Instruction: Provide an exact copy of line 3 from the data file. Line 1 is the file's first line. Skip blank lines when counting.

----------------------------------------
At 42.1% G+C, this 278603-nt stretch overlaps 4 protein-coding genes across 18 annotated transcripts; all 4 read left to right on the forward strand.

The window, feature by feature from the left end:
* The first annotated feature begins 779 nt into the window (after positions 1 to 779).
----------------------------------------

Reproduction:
* The first annotated feature begins 779 nt into the window (after positions 1 to 779).